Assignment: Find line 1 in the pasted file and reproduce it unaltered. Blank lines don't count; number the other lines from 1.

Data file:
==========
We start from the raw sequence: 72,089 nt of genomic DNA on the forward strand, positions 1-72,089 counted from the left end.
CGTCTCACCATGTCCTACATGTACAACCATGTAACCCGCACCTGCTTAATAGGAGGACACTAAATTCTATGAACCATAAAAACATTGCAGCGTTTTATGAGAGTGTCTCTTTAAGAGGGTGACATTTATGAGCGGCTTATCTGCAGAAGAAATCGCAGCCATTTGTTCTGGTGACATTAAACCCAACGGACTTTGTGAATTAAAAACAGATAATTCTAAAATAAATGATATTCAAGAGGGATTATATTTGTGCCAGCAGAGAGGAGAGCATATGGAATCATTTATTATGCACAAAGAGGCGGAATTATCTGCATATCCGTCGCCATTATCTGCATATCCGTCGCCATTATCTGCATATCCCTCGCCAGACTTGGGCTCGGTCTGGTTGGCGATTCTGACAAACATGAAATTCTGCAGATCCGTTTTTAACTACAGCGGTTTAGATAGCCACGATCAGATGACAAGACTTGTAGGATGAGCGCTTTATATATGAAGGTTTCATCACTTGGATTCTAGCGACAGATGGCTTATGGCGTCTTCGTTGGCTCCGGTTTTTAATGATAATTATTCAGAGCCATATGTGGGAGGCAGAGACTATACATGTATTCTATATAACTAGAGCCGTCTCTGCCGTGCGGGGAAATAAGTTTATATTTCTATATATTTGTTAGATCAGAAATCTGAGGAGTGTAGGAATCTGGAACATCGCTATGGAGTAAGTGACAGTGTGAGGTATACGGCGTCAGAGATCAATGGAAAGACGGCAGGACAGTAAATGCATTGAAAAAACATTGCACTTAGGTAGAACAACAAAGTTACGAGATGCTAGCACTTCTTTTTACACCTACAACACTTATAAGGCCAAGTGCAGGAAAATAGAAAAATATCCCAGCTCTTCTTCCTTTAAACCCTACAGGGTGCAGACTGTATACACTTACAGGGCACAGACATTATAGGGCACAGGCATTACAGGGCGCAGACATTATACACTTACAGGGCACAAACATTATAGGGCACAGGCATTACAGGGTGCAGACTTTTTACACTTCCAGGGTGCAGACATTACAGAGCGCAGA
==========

We start from the raw sequence: 72,089 nt of genomic DNA on the forward strand, positions 1-72,089 counted from the left end.